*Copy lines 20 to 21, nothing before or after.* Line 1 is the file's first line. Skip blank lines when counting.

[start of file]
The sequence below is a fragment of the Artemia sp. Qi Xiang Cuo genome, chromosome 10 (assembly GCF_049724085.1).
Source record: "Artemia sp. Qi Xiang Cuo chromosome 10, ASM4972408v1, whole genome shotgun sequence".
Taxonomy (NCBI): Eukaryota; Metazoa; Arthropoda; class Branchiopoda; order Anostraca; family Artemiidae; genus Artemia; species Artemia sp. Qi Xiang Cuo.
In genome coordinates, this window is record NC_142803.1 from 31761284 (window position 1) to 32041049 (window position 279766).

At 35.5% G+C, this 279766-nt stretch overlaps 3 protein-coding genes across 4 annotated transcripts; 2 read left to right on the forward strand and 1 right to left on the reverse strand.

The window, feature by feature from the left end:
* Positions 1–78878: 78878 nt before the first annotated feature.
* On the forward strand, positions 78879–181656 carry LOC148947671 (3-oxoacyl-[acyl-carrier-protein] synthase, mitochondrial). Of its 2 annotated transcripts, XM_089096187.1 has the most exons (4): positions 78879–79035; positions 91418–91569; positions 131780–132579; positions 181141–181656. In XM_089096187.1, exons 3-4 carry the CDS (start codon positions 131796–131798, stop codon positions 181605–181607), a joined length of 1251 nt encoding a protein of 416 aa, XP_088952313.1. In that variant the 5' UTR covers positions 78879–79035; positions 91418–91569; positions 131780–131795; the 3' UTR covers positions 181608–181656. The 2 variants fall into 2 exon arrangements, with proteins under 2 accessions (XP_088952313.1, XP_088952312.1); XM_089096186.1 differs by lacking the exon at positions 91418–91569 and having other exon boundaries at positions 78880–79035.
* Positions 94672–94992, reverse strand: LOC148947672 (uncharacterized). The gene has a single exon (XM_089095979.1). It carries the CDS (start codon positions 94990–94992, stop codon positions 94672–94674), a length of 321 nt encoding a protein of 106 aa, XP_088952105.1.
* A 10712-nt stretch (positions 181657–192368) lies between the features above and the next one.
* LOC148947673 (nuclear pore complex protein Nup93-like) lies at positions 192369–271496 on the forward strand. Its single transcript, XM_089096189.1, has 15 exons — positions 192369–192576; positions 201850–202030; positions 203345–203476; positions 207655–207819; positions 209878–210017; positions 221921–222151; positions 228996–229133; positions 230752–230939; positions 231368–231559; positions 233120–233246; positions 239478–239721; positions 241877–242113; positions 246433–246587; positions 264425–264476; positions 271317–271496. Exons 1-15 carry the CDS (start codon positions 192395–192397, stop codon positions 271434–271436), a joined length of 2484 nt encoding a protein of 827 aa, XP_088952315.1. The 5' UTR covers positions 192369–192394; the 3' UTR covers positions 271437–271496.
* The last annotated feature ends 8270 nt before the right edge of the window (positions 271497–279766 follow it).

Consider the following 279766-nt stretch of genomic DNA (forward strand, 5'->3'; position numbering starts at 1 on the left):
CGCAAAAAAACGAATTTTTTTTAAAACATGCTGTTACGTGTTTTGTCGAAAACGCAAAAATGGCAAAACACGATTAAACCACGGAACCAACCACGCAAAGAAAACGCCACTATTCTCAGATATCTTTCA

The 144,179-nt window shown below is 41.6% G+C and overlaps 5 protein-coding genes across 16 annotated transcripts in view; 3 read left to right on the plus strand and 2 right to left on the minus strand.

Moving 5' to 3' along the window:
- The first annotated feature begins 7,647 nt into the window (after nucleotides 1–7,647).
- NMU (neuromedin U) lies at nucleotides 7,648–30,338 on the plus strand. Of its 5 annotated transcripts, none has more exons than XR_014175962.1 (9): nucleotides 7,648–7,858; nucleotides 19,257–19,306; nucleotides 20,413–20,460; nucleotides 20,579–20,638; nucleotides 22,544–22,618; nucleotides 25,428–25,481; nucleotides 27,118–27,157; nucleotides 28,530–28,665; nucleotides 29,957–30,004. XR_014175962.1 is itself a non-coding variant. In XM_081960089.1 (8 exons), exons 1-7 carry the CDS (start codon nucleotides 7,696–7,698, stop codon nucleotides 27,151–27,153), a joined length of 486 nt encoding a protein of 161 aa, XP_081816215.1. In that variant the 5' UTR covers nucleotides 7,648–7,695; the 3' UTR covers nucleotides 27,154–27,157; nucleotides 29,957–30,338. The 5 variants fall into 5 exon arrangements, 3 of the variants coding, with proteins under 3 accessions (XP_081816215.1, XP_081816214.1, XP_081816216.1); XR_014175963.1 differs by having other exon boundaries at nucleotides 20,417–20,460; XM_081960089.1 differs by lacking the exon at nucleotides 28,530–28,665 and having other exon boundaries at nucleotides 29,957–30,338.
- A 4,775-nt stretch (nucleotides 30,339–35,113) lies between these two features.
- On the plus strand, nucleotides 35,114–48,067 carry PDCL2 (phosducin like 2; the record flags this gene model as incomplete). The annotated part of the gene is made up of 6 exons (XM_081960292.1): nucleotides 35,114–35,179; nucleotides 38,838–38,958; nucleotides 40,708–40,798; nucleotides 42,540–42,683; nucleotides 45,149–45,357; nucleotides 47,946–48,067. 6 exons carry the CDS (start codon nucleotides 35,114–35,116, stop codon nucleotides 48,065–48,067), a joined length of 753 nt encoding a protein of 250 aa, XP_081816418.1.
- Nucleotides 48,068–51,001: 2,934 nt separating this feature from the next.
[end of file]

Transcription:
- On the plus strand, nucleotides 35,114–48,067 carry PDCL2 (phosducin like 2; the record flags this gene model as incomplete). The annotated part of the gene is made up of 6 exons (XM_081960292.1): nucleotides 35,114–35,179; nucleotides 38,838–38,958; nucleotides 40,708–40,798; nucleotides 42,540–42,683; nucleotides 45,149–45,357; nucleotides 47,946–48,067. 6 exons carry the CDS (start codon nucleotides 35,114–35,116, stop codon nucleotides 48,065–48,067), a joined length of 753 nt encoding a protein of 250 aa, XP_081816418.1.
- Nucleotides 48,068–51,001: 2,934 nt separating this feature from the next.